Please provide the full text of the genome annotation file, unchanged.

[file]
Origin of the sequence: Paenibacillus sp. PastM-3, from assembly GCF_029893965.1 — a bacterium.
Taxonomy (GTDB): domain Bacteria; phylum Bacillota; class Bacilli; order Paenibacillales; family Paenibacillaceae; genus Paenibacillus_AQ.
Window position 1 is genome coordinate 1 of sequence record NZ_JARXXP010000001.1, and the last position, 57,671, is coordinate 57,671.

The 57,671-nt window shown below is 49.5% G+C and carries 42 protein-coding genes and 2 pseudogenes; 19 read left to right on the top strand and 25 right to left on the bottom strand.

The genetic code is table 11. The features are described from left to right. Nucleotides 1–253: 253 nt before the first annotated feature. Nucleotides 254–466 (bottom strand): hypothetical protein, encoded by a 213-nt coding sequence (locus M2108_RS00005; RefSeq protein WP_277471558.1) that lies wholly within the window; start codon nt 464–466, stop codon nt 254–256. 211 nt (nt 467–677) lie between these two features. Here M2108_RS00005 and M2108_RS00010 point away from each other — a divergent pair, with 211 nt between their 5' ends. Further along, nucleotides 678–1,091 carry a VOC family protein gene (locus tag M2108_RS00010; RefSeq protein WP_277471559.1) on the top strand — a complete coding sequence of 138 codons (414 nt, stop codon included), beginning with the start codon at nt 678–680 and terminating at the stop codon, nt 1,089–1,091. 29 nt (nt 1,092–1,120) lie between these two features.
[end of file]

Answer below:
Origin of the sequence: Paenibacillus sp. PastM-3, from assembly GCF_029893965.1 — a bacterium.
Taxonomy (GTDB): domain Bacteria; phylum Bacillota; class Bacilli; order Paenibacillales; family Paenibacillaceae; genus Paenibacillus_AQ.
Window position 1 is genome coordinate 1 of sequence record NZ_JARXXP010000001.1, and the last position, 57,671, is coordinate 57,671.

The 57,671-nt window shown below is 49.5% G+C and carries 42 protein-coding genes and 2 pseudogenes; 19 read left to right on the top strand and 25 right to left on the bottom strand.

The genetic code is table 11. The features are described from left to right. Nucleotides 1–253: 253 nt before the first annotated feature. Nucleotides 254–466 (bottom strand): hypothetical protein, encoded by a 213-nt coding sequence (locus M2108_RS00005; RefSeq protein WP_277471558.1) that lies wholly within the window; start codon nt 464–466, stop codon nt 254–256. 211 nt (nt 467–677) lie between these two features. Here M2108_RS00005 and M2108_RS00010 point away from each other — a divergent pair, with 211 nt between their 5' ends. Further along, nucleotides 678–1,091 carry a VOC family protein gene (locus tag M2108_RS00010; RefSeq protein WP_277471559.1) on the top strand — a complete coding sequence of 138 codons (414 nt, stop codon included), beginning with the start codon at nt 678–680 and terminating at the stop codon, nt 1,089–1,091. 29 nt (nt 1,092–1,120) lie between these two features.